Over time irrigation controllers became more sophisticated allowing for more control. The old mechanical clocks, glorified kitchen timers, were replaced by increasingly sophisticated digital devices. You could ‘bump’ a system up by a chosen percentage, utilize multiple start times, put it on rain delay, choose a cycle/soak option, some have offered rain sensors that would trigger a delay or even have multiple programs to choose from given changing circumstances. Today controllers offer a feature that allows them to work in conjunction with ‘weather stations’, though these are generally for more expensive and only cost effective on larger systems. Portland Parks has been utilizing these for several years in many of its Parks, but no matter what you do, you still have to know the conditions on your site and the requirements of the plants that grow there, because as wonderful as these may be they still have to be ‘told’ what to do and when.
I use a drip system at home (These can be prone to vandalism in public places unless they are buried, in which case they are more susceptible to damage by workers because the soft tubing is invisible when digging around.) and then apply extra by hand to help establish new plants or if there are places that aren’t receiving adequate water.
This requires different calculations because water is applied very slowly at set points. Application rates are in the very low, in my case, .9 gallons/hour for each emitter. I use ‘Netafim’ drip tubing. Sections of my system are over 15 years old. None of it has failed. The tubing comes with drip emitters installed inside the tube. They do not clog when using our tap water. Tubing can be purchased with emitters spaced at 1’, 1 ½’ and 2’. I chose 1 ½’. One of my beds is 50’long and about 6’ wide making 300 sq.ft. To cover this with an inch (1/12 of a foot) of water (Area x depth, in the same units, equals volume.) takes 25 cu.ft., or, multiplying by 7.4 (there are 7.4 gals in one cu.ft. of water), 185 gals. A quarter inch rain equivalent is about 46 gals. There is 250’ of tubing laid down on it. That works out to 167 emitters. I use a flow valve and can set the number of gallons the valve will let flow through before it shuts off. I have done these numbers for each of my beds, each is on a separate valve supplied by my metering valve (a Bermad). If I used a timer I would let it run for 18 minutes. Each bed is measured and its area calculated. Tubing is measured to figure out the water for each. It may seem overly complicated but you need only do it once.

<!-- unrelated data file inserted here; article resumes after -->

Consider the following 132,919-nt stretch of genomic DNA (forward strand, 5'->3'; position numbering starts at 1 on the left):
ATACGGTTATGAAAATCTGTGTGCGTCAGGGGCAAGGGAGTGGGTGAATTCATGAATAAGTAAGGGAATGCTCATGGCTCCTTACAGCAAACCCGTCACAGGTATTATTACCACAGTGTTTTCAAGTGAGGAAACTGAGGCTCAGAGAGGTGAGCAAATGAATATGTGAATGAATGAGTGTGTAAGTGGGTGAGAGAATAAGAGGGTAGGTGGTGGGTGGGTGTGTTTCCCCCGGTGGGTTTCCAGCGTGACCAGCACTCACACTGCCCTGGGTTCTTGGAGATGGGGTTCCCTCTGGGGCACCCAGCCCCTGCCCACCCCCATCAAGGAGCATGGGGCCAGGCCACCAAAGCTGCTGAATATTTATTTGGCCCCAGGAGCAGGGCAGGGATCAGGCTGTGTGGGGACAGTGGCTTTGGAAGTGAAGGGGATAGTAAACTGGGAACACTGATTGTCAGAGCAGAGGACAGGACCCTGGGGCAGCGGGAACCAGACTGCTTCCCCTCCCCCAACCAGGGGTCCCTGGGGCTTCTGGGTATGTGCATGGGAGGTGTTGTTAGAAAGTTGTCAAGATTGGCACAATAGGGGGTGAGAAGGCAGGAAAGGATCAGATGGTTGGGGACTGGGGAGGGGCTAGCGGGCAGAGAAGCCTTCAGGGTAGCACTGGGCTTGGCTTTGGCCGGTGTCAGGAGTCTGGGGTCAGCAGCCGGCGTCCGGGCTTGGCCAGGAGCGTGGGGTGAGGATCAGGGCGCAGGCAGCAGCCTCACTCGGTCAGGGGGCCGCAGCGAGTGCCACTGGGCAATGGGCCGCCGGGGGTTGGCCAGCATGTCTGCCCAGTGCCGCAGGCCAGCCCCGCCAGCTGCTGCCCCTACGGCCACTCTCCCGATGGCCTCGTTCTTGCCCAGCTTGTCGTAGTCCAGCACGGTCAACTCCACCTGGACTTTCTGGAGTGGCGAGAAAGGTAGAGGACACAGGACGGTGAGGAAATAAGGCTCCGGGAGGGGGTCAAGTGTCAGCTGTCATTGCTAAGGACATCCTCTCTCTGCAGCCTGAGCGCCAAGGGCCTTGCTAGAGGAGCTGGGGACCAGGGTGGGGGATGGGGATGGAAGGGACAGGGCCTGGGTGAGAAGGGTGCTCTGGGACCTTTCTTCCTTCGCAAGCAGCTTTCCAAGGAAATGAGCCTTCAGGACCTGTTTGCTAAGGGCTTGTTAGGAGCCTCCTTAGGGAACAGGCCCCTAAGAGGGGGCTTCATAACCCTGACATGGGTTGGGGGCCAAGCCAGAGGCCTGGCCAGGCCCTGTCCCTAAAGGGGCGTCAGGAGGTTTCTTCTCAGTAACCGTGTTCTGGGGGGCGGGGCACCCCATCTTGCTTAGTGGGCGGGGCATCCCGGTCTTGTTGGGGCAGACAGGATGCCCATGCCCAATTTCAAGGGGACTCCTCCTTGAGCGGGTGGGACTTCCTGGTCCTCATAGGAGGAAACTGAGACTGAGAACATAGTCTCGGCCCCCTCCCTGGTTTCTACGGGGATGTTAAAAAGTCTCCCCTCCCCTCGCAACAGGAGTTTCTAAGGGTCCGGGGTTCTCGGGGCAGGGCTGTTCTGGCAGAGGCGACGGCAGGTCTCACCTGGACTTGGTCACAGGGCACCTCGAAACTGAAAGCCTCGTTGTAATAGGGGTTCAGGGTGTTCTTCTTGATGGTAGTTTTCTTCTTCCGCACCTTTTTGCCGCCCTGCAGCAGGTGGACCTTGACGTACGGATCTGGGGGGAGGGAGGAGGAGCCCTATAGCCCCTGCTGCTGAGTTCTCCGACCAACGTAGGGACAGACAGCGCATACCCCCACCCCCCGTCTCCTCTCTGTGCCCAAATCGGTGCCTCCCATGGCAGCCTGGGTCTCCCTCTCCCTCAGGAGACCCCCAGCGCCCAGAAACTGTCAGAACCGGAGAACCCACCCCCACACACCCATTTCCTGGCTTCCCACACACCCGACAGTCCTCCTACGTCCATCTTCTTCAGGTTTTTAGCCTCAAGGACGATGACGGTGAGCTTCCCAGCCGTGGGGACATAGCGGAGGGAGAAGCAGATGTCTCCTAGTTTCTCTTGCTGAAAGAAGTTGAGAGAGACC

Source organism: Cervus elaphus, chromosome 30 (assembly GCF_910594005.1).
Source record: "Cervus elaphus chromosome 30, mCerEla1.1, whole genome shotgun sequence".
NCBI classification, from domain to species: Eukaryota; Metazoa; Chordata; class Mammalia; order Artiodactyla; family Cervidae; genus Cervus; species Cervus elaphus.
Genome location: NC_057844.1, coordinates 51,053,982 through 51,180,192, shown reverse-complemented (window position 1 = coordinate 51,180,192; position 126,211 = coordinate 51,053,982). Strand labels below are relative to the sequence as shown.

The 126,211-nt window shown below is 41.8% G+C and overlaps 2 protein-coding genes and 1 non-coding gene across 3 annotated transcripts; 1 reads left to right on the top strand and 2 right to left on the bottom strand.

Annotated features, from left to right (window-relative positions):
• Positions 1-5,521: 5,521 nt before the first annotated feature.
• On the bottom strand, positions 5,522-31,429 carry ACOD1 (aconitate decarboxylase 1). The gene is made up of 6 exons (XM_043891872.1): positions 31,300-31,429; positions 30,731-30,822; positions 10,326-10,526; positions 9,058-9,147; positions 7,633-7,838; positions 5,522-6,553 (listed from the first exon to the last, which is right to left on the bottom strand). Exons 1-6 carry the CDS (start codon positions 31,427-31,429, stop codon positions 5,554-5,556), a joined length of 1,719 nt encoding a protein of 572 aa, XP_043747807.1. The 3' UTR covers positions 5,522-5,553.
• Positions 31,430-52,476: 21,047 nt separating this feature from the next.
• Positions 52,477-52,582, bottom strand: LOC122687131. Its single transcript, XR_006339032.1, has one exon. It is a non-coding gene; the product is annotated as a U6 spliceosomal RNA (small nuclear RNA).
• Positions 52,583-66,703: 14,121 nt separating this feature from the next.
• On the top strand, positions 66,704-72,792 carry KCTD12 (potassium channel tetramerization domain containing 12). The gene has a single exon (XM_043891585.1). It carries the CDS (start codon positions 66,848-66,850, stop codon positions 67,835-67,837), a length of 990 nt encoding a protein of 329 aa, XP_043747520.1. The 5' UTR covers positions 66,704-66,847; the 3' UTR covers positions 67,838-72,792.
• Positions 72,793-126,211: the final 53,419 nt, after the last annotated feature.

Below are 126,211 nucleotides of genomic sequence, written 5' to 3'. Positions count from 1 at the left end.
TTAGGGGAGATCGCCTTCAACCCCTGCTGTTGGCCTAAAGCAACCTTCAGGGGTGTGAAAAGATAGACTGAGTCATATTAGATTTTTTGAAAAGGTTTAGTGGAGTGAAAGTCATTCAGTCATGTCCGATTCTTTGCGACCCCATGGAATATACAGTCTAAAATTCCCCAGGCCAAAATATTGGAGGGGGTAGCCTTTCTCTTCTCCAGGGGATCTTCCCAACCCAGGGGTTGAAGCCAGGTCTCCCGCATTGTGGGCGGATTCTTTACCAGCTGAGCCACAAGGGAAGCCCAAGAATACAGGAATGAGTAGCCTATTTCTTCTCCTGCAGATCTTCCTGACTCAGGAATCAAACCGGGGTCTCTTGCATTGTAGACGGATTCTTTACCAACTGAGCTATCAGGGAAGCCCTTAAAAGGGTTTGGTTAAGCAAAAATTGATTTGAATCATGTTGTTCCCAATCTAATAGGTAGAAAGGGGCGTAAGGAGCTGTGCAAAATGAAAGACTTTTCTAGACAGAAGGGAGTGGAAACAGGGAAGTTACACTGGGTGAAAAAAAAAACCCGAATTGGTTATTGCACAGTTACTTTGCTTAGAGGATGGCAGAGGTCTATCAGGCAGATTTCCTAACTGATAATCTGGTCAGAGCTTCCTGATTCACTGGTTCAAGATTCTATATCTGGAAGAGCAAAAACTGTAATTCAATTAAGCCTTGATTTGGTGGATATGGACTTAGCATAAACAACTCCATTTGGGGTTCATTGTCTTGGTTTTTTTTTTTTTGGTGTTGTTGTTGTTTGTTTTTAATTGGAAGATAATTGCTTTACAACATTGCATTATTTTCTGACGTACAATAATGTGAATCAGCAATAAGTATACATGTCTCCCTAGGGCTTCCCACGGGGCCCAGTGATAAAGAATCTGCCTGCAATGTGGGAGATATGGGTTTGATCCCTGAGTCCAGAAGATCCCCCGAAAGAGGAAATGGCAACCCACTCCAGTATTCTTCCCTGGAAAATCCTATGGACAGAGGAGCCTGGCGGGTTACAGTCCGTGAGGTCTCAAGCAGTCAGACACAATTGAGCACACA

If you use hoses and sprinklers you measure the area they cover and then calculate their application rates by measuring their time to fill a bucket of known volume. You need to know how much water you are applying to a given area, or you are guessing and either under watering or over watering.
How much do I water?